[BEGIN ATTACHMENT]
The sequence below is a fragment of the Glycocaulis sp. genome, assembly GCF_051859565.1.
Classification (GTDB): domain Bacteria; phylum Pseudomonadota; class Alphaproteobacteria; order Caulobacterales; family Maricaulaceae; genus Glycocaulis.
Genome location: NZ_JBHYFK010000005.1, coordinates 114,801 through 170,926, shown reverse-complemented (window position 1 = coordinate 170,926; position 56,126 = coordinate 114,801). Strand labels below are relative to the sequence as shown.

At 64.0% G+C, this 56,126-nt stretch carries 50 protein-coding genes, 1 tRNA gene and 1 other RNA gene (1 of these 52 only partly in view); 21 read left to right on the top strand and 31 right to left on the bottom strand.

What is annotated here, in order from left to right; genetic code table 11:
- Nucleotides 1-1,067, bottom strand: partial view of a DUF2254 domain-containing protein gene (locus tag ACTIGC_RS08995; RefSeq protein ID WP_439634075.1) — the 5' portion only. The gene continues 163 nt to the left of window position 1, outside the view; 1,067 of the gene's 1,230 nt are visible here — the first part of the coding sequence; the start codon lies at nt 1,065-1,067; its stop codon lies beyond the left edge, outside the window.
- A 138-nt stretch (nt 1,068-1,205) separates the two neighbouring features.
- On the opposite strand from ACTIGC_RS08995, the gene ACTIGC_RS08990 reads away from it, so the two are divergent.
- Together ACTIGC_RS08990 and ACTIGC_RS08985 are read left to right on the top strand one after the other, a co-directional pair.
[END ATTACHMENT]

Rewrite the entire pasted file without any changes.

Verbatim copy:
The sequence below is a fragment of the Glycocaulis sp. genome, assembly GCF_051859565.1.
Classification (GTDB): domain Bacteria; phylum Pseudomonadota; class Alphaproteobacteria; order Caulobacterales; family Maricaulaceae; genus Glycocaulis.
Genome location: NZ_JBHYFK010000005.1, coordinates 114,801 through 170,926, shown reverse-complemented (window position 1 = coordinate 170,926; position 56,126 = coordinate 114,801). Strand labels below are relative to the sequence as shown.

At 64.0% G+C, this 56,126-nt stretch carries 50 protein-coding genes, 1 tRNA gene and 1 other RNA gene (1 of these 52 only partly in view); 21 read left to right on the top strand and 31 right to left on the bottom strand.

What is annotated here, in order from left to right; genetic code table 11:
- Nucleotides 1-1,067, bottom strand: partial view of a DUF2254 domain-containing protein gene (locus tag ACTIGC_RS08995; RefSeq protein ID WP_439634075.1) — the 5' portion only. The gene continues 163 nt to the left of window position 1, outside the view; 1,067 of the gene's 1,230 nt are visible here — the first part of the coding sequence; the start codon lies at nt 1,065-1,067; its stop codon lies beyond the left edge, outside the window.
- A 138-nt stretch (nt 1,068-1,205) separates the two neighbouring features.
- On the opposite strand from ACTIGC_RS08995, the gene ACTIGC_RS08990 reads away from it, so the two are divergent.
- Together ACTIGC_RS08990 and ACTIGC_RS08985 are read left to right on the top strand one after the other, a co-directional pair.